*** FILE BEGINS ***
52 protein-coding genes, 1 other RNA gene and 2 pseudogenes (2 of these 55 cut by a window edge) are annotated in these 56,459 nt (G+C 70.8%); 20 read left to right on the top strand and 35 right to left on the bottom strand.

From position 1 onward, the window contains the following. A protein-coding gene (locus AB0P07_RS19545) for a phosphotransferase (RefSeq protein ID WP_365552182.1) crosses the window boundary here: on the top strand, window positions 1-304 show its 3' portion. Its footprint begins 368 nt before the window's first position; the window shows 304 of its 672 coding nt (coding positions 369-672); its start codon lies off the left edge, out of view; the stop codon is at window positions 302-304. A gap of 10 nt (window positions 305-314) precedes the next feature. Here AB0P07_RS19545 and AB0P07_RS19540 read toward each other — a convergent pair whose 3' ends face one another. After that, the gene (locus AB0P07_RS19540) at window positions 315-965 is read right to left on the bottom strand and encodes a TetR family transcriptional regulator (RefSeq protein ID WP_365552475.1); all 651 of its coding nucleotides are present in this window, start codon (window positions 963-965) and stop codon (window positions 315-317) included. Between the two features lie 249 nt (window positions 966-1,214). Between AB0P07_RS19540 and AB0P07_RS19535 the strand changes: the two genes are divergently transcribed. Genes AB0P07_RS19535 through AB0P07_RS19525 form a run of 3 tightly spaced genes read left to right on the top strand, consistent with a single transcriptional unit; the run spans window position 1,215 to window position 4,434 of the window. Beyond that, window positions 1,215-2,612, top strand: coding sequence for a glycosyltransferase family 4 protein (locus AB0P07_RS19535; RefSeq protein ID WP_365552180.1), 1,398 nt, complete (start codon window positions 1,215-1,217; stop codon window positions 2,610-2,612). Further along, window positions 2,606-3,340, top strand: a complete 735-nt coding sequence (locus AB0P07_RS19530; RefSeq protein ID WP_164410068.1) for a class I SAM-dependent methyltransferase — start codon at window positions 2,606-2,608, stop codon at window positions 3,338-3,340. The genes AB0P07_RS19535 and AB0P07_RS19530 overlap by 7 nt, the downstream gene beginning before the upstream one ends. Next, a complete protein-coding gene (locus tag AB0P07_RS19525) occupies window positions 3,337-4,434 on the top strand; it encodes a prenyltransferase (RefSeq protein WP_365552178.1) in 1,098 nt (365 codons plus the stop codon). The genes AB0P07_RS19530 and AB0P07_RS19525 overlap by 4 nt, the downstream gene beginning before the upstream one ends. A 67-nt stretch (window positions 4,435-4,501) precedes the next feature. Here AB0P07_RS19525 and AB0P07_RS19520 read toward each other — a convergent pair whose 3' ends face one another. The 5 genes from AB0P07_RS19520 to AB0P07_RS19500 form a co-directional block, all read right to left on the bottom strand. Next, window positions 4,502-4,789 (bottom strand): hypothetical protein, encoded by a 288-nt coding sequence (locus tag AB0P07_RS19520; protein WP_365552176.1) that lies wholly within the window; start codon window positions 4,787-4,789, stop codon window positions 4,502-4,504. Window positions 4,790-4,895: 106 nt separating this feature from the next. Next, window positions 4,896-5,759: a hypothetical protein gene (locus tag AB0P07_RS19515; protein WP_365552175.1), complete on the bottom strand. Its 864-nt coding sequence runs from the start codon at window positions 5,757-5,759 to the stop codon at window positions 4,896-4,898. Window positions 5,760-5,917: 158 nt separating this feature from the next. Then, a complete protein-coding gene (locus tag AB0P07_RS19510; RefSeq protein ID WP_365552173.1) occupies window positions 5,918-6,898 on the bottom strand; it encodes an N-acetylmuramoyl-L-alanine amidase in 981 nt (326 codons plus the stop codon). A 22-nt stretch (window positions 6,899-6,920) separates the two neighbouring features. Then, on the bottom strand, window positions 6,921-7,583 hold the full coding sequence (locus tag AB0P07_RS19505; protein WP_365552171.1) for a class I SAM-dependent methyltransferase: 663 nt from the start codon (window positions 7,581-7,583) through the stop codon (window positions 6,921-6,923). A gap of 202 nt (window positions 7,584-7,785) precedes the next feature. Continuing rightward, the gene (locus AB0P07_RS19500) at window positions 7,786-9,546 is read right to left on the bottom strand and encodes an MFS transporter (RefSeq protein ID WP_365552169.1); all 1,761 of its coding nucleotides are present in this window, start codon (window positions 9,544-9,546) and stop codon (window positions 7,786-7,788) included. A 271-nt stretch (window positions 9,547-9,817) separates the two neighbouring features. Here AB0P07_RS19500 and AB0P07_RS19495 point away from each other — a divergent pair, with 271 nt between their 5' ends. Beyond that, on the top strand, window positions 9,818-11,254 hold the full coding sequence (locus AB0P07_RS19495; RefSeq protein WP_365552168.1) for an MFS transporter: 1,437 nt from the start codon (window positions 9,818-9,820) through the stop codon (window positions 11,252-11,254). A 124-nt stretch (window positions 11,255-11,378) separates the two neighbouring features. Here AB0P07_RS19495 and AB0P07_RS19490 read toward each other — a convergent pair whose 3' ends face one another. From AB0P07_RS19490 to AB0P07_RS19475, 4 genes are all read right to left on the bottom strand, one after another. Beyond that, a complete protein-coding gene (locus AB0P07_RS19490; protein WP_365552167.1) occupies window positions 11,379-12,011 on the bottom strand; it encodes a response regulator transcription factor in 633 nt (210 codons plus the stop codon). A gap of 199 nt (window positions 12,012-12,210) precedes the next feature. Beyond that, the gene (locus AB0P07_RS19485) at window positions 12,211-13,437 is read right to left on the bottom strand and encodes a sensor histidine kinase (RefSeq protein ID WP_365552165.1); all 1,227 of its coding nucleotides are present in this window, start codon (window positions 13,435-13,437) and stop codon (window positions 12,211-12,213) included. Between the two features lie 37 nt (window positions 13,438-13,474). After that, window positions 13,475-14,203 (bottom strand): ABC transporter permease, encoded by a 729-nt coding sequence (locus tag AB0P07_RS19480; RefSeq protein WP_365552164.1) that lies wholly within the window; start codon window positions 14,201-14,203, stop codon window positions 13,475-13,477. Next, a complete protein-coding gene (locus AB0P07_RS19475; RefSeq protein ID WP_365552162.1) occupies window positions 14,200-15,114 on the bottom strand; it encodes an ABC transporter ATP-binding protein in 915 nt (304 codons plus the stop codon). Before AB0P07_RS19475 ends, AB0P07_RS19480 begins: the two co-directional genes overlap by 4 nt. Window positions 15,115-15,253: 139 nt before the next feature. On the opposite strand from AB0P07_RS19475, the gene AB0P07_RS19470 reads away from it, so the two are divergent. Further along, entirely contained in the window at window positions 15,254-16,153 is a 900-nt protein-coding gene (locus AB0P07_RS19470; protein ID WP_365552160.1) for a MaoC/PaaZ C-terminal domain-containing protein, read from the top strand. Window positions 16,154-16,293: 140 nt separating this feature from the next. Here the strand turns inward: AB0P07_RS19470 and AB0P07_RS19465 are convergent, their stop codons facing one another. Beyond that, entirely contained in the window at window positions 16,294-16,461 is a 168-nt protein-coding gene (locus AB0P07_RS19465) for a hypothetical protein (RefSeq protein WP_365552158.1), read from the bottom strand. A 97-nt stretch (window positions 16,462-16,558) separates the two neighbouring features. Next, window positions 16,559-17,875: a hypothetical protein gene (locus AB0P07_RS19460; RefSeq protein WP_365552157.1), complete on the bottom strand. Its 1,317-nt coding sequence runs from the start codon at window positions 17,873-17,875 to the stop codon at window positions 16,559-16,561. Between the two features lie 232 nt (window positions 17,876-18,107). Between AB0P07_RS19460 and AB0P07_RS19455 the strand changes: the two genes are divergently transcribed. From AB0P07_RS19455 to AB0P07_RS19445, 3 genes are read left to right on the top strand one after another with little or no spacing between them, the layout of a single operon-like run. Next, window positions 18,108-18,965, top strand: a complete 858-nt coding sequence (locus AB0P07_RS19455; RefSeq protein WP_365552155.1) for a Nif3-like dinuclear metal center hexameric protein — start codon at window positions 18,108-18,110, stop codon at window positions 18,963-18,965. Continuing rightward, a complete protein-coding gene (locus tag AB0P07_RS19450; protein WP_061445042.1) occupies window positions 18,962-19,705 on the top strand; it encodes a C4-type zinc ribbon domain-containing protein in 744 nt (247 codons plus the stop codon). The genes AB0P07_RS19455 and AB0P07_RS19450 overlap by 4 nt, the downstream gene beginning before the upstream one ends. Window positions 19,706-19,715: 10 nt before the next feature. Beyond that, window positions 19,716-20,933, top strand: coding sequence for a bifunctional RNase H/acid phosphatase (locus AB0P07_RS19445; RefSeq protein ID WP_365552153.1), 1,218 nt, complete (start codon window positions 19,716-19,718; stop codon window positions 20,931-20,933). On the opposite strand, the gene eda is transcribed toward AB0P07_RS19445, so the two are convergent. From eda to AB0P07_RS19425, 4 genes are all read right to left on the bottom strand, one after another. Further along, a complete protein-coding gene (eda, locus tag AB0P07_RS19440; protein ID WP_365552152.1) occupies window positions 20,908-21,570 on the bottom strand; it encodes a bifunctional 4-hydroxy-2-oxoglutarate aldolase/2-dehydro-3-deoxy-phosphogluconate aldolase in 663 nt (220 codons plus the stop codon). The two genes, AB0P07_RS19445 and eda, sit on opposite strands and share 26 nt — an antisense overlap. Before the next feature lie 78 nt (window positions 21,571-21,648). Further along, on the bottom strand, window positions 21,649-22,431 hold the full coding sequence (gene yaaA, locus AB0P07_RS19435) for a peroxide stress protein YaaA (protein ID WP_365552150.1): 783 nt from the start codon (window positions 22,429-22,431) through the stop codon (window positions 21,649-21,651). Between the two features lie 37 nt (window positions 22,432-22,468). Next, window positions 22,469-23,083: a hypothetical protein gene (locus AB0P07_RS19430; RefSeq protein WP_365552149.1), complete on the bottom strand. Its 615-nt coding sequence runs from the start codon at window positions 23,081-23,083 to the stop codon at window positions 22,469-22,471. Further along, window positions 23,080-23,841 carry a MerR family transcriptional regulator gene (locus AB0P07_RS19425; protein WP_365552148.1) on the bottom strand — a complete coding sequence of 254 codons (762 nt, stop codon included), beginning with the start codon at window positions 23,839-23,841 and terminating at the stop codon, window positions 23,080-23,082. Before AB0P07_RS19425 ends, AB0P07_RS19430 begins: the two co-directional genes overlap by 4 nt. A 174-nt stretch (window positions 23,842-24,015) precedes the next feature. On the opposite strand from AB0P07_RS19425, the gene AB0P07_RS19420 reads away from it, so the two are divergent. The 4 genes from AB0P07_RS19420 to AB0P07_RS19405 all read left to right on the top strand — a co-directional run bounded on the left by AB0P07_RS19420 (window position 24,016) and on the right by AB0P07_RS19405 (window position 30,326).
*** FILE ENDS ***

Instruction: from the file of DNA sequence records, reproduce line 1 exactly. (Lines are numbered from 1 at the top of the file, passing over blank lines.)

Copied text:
52 protein-coding genes, 1 other RNA gene and 2 pseudogenes (2 of these 55 cut by a window edge) are annotated in these 56,459 nt (G+C 70.8%); 20 read left to right on the top strand and 35 right to left on the bottom strand.